Mapping Gang Turf
“The way gangs break up their neighborhoods into unique territories is a lot like the way lions or honey bees break up space,” said lead author P. Jeffrey Brantingham, a professor of anthropology at UCLA.
Using police records, the researchers mapped the activities of 13 gangs in Boyle Heights, a neighborhood just east of Los Angeles. They found the most dangerous place to be wasn’t the heart of a gang’s territory, but near the borders:
To their surprise, most of the crimes fell on the borders that the model laid between gang territories. When crime locations did deviate from the borders, they did so in a configuration that was consistent with the model. For instance, the theory predicted that 58.8 percent of the crimes would occur within one-fifth of a mile of the border between two gangs — or just under two blocks — and 87.5 percent within two-fifths of a mile of the border — or just over three blocks. Overall, 99.8 percent of crimes could be expected to occur within one mile of the border, according to the theory.In fact, the team found that 58.2 percent occurred within two blocks of the border and 83.1 percent within just over three blocks of the border; in total, 97.7 percent of the crimes took place within one mile of the border between gangs.”You would think that we’re more complicated than other animals, so a model this simplistic shouldn’t work, but I was surprised that it fit as well as it did,” said co-author Martin B. Short, an assistant adjunct professor of mathematics at UCLA.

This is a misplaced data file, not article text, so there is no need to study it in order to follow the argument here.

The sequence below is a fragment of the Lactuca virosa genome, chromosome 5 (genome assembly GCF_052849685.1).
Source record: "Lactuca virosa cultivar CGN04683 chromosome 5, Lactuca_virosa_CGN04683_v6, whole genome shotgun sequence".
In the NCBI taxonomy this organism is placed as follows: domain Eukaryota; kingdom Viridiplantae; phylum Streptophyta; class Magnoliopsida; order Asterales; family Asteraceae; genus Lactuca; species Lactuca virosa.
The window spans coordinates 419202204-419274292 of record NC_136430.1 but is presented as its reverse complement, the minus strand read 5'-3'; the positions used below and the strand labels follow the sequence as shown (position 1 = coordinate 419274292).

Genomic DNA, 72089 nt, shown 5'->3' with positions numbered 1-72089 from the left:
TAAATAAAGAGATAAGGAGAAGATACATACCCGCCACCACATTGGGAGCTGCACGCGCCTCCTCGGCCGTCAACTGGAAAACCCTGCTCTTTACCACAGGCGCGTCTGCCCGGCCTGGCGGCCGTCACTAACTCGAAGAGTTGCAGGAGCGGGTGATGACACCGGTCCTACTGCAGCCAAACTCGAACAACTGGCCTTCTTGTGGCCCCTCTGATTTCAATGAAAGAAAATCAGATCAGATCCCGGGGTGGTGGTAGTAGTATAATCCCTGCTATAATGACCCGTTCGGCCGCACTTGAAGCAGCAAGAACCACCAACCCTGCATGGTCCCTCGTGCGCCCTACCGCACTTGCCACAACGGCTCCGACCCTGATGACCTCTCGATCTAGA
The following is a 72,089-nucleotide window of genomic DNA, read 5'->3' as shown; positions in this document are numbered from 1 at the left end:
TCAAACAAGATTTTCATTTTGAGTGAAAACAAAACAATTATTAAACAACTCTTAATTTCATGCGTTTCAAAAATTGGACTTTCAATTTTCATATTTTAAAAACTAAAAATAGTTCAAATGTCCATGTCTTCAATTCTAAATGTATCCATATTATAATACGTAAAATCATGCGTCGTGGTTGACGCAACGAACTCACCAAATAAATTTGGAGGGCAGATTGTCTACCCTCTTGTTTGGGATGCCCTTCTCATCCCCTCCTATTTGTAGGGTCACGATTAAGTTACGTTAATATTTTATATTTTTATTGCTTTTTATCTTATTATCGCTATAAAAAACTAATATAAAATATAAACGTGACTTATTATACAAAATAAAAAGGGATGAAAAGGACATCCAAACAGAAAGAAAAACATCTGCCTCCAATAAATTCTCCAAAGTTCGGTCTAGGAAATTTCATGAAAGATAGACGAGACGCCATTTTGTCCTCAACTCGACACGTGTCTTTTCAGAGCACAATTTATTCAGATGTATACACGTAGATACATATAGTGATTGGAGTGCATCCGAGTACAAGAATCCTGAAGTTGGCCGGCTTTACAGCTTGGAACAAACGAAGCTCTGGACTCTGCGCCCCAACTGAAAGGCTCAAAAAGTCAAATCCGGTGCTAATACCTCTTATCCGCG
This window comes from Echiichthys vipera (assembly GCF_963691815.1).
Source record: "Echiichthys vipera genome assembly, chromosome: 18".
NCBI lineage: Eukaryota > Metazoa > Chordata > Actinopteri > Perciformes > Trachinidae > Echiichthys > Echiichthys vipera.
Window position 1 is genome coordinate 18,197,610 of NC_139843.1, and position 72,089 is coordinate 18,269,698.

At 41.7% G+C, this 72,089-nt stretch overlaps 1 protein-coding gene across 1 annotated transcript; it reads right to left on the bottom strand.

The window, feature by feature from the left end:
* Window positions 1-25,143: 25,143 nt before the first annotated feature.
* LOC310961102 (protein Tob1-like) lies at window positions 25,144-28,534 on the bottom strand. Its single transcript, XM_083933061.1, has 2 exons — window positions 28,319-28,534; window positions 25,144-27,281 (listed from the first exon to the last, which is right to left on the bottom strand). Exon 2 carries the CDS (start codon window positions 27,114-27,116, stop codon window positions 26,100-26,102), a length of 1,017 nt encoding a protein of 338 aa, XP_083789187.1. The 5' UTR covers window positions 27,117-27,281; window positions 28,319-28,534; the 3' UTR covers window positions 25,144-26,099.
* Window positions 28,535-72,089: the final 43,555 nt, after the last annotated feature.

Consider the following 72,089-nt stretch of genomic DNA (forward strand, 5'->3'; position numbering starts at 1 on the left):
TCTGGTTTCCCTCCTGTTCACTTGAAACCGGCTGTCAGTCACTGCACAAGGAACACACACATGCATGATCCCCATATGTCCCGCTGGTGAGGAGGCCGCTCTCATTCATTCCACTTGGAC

Apparently Chicago could use this model, and fast: gang homicides are way up.